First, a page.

The Clinton Administration decided to take a closer look at its position. DOJ lawyers sent to the White House to describe the Administration’s position to counsel at the White House found themselves meeting with President Clinton himself. (Seth Waxman recounts this meeting and its significance to his later work as SG in this BYU Law Review article.) Some time later, the responsible DOJ lawyers were told by the White House that the President had decided that the position taken in the brief was wrong and that the brief should be withdrawn. This took place the night before oral argument. The career DOJ lawyer to argue the appeal did not find out until the morning of oral argument.
The posture of the Crystal Evangelical Church case is far different from the contraceptives mandate litigation. But in that current RFRA litigation, like in Crystal Evangelical Church, taking a position in court could prompt a harder look at the Administration’s position on a legal question. The benefit of bringing the federal government into court for argument is to force anticipation of having to answer questions in open court. And the need to formulate clear answers can stimulate a clarification or even a change of opinion.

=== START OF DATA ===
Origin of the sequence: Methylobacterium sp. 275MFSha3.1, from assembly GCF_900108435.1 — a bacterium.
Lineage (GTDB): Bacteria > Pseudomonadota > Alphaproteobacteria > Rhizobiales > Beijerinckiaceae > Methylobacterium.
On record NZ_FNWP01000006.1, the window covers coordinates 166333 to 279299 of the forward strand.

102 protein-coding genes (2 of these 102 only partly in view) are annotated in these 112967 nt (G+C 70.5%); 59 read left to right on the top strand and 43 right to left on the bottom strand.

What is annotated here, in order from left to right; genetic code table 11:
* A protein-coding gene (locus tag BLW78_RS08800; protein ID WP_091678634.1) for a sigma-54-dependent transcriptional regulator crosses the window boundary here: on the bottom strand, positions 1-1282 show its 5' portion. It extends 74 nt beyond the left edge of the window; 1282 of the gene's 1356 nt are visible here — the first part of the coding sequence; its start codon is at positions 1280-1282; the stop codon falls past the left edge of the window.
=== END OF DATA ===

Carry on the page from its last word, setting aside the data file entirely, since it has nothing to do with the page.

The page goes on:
Clarification is certainly needed in the contraceptives mandate litigation. In February, the Administration finalized its rule limiting exemption from the contraceptives-without-cost sharing mandate for insurance coverage to a narrow band of religious employers. But the Administration also announced that it would develop an accommodation for non-exempt employers with religious objections. Based on this promised future accommodation (and accompanying one-year safe harbor from government enforcement of the contraceptives mandate against non-exempt employers), the federal government has moved to dismiss several challenges to the mandate.